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Re: Thermostat/Oil Cooler (long... but maybe useful...)

On 14 Aug 2001, at 23:46, sml214@casbah.it.northwestern.edu 

> Forget the manuals, take apart an engine.  On that specific point
> regarding the T4, I am 100% absolutely positive that I'm correct. 

You may well be, but I remain skeptical. I've looked over the books 
that I have and I can easily see all the main features you describe. 
I just can't tell exactly how all these parts fit together when warm. I 
wish I had one to take apart right now, but I don't. I've replaced my 
share of type 4 thermostats and cables, so I am familiar with all 
that stuff, but the mystery is what happens just above the oil 
cooler. Yes, I know where it is.  ;-)

BTW, as I was falling asleep last night I realized that it really 
doesn't matter how much air is going thru the oil cooler when the 
engine is cold, because there is little oil flowing thru the cooler  

> First off, one correction to what I stated earlier: all T4 used the 80-85C (or 
> is it 85-90C?  I really don't remember offhand... I'll check next time I'm near 
> my parts and I'll check one).  Until 1974, the T1 used 65-70C, but afterward 
> they went to 80-85C.  I *think* that the T3 came with the 65-70C variety from 
> the factory, but on this point I could be wrong. 

I believe you're right, but that's only a small detail....

> > between iron alloys and alum alloys is something like a factor of 3. 
> > So I'm gonna claim tha a 10% difference in alum alloys is 
> > insignificant; calculate what difference this will make in cylinder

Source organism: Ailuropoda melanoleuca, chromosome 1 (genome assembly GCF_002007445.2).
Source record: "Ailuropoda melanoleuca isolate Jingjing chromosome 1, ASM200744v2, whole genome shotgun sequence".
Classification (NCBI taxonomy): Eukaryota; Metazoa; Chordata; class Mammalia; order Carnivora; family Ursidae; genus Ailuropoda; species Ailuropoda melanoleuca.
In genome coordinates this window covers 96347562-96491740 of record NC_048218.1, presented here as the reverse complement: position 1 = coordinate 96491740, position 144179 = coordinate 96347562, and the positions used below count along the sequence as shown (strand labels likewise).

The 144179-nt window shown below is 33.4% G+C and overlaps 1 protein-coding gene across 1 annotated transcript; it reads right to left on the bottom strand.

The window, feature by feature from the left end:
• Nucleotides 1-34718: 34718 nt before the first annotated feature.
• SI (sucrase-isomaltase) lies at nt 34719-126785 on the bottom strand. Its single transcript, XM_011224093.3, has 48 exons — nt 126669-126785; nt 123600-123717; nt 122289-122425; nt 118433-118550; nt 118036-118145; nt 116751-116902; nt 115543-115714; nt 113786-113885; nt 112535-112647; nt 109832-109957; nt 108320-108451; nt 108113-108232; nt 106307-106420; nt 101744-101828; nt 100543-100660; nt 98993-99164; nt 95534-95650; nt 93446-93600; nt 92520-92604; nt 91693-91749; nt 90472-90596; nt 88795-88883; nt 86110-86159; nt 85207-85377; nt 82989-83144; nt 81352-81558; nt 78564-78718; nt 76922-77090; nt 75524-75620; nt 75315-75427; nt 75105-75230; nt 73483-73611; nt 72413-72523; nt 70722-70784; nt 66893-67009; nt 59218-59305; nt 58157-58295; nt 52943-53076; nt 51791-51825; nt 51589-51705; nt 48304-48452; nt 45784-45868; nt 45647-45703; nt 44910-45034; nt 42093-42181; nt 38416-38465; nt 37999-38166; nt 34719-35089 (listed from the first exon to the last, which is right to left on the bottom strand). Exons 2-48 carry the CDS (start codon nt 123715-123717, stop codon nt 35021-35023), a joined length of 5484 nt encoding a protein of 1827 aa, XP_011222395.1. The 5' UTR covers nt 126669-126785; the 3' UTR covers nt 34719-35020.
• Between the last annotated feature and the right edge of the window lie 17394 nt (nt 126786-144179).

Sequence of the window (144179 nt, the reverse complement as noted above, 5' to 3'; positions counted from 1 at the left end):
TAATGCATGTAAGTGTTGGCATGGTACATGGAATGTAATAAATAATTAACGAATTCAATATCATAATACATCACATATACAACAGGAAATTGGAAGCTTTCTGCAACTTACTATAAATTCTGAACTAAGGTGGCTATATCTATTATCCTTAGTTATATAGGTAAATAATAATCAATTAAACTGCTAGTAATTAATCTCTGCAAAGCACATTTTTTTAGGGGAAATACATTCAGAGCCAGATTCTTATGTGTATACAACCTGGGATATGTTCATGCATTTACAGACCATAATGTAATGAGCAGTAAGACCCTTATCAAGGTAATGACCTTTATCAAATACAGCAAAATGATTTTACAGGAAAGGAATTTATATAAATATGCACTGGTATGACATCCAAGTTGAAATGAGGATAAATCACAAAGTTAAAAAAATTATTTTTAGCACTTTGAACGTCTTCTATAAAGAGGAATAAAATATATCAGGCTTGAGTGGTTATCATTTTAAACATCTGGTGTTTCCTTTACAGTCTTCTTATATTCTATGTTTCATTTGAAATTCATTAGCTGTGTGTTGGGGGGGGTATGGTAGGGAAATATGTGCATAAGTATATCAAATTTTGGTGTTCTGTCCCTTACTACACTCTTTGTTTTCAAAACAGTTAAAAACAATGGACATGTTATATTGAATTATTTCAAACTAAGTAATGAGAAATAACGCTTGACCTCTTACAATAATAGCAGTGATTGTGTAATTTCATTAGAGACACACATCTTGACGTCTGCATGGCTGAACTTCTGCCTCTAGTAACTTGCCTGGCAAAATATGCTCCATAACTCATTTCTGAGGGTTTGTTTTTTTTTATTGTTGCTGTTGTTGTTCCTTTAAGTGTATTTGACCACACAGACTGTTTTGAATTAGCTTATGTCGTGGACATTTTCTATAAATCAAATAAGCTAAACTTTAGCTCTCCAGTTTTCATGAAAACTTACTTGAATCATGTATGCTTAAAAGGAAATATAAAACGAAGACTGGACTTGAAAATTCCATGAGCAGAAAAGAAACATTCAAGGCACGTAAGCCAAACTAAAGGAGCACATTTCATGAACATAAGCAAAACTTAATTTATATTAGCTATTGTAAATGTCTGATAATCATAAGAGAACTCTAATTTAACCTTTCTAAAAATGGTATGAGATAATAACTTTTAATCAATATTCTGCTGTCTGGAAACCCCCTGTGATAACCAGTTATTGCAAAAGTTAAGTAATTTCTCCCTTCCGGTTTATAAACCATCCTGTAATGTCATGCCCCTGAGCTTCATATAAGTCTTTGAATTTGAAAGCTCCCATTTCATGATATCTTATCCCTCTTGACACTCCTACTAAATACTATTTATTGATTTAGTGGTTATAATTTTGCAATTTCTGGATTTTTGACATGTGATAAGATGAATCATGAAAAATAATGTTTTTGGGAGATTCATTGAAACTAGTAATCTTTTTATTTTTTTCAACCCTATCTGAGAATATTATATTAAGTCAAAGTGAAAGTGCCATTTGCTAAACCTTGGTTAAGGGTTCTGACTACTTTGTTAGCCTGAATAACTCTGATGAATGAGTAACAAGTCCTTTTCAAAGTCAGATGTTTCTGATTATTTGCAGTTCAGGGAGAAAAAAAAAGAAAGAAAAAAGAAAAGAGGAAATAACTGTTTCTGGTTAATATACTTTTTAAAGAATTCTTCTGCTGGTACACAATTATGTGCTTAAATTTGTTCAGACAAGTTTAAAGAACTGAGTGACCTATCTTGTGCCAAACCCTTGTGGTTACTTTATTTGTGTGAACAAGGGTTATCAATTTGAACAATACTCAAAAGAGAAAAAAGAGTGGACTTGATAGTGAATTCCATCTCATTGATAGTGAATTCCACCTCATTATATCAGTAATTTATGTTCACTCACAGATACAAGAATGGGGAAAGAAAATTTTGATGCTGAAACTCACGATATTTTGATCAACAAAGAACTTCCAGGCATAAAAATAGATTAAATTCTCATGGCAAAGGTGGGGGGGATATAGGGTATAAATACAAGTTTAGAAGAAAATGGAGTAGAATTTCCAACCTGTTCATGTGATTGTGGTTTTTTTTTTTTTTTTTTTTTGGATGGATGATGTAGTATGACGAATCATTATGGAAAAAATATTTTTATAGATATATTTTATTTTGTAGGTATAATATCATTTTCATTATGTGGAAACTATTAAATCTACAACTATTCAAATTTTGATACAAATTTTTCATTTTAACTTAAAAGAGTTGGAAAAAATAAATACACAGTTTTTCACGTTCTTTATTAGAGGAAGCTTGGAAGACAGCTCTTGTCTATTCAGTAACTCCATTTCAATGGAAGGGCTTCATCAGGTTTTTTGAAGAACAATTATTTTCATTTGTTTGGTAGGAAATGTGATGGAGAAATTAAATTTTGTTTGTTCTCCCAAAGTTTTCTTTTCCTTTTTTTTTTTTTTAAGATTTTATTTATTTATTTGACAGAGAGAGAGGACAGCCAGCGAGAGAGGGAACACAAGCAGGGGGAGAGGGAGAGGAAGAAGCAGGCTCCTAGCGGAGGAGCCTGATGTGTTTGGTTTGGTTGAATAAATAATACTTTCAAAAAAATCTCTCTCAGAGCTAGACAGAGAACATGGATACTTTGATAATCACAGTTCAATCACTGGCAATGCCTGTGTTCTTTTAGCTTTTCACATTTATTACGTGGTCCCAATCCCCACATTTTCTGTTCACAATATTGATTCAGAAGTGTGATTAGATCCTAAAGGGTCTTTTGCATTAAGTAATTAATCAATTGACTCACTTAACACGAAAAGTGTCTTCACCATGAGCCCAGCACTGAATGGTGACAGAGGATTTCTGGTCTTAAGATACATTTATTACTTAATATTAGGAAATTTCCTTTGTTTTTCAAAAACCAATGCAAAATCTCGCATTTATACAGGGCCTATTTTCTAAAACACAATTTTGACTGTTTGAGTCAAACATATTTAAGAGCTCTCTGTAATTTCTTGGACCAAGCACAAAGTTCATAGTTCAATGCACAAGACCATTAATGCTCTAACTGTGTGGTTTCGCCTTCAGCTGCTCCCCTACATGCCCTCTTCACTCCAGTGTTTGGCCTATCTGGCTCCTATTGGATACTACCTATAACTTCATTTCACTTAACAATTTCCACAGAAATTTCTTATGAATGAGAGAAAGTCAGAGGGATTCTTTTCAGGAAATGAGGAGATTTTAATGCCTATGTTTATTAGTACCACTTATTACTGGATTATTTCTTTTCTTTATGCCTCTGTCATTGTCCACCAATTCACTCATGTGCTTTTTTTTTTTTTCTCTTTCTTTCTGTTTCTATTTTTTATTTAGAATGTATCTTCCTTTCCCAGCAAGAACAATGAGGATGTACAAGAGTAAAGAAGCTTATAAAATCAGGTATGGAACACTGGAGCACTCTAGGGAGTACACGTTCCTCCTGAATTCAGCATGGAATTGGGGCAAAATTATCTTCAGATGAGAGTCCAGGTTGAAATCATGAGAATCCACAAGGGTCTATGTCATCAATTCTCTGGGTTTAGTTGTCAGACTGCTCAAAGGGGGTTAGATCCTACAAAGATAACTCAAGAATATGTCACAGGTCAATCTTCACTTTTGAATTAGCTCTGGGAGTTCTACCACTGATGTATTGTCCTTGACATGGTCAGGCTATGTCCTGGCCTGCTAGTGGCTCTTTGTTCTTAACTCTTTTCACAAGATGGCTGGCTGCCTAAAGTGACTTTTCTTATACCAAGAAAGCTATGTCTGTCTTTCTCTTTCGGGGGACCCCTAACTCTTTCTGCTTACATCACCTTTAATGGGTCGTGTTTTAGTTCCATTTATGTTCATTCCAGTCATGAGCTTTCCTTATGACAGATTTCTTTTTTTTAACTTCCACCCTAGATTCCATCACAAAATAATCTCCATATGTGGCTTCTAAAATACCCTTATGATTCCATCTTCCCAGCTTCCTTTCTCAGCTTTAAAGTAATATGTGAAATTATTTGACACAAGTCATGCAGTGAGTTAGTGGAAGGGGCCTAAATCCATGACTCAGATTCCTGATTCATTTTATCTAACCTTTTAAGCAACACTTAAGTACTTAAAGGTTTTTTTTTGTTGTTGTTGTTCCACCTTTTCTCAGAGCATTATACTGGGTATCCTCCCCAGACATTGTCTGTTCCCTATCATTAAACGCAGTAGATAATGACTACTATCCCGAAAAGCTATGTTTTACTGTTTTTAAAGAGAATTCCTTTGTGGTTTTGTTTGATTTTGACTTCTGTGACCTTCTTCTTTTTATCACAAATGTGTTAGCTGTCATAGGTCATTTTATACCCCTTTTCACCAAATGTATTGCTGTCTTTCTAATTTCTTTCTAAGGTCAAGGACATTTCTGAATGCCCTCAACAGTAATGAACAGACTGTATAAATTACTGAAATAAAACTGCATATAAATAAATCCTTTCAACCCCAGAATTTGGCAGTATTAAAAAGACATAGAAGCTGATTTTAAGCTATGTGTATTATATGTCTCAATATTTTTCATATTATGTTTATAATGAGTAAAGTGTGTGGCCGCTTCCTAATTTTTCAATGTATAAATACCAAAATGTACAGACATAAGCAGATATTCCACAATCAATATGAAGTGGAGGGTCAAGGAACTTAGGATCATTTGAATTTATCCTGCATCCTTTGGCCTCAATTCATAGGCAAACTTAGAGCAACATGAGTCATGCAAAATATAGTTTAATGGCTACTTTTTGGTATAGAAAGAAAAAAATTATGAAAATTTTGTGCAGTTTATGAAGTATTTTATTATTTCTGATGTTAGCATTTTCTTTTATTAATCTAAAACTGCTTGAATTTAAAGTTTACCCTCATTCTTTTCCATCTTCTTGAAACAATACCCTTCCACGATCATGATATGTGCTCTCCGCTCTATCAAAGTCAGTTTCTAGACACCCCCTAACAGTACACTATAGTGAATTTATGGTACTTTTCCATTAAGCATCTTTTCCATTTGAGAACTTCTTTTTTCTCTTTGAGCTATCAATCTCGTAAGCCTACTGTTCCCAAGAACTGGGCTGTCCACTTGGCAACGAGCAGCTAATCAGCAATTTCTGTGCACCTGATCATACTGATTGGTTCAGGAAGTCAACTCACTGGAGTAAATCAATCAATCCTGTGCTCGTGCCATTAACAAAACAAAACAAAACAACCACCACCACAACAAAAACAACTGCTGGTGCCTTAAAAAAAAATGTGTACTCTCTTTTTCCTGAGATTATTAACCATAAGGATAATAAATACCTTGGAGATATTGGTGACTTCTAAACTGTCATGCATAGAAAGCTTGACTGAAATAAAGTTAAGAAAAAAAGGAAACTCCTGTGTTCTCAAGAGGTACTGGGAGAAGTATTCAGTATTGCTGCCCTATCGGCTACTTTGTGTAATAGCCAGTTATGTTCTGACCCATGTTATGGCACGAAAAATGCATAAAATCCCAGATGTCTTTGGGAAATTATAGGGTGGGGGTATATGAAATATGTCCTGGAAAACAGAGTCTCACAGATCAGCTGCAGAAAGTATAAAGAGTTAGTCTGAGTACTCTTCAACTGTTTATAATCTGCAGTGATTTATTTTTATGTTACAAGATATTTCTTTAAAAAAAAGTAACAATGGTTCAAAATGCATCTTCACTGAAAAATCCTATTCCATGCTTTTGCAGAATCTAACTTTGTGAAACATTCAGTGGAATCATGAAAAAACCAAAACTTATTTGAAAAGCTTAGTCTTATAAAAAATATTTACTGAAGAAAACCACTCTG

> > wall clearance and we'll see that we can't even measure it. 

I'm at work now where I can see the handy table I have for thermal 
expansions. The ratio for alum to steel is closer to 2 to 1, so I was 
a little high there earlier.

> Sorry Jim, but that is entirely untrue.  The big difference is that 390 
> Aluminum is a hypereutectic alloy.  I'm not sure what you know about material 
> science, but please forgive me (and skip down a bit...) if I insult your 
> intelligence with the following explanation.  The eutectic composition of an 
> alloy of two materials is defined by the point when as much of the minor 
> constituent is totally dissolved in the major constituent as possible.  An 
> analog is salt in water.  When you put in a little bit of salt, it gets 
> dissolved.  That is like a hypoeutectic alloy.  When you put in lots of salt, 
> pretty soon it can't all dissolve and some falls to the bottom of the glass as 
> salt crystals.  That is like a hypereutectic alloy.  The point when the maximum 
> amount of salt as possible was in there and fully dissolved is like the 
> eutectic composition.  In the case of aluminum, many times the main alloying 
> agent is silicon.  It's the analog of carbon in iron for steel. 

I never heard the words hypereutectic or hypoeutectic, but I'm quite 
familiar with the term eutectic, which refers to the ratio of 2 metals 
which gives the lowest melting point of a binary alloy. Thus 63%Sn 
/ 27%Pb is the tin-lead eutectic and 72%Ag / 28%Cu is the silver-
copper eutectic. What you have defined above just sounds like the 
concept of a saturated and a super-saturated solution.  

I did a web search on "hypereutectic" however, and came up with 
stuff that supports your definition, however, so it appears that the 
metallurigists have saddled themselves with dual definitions of 
eutectic, or that the actual meaning of eutectic is along the lines of 
the American Heritage dictionary listing I also found on line which 
was along the lines of: "...in different proportions," which really is 
no help at all....

> Generally, the eutectic composition of silicon in aluminum (it depends slightly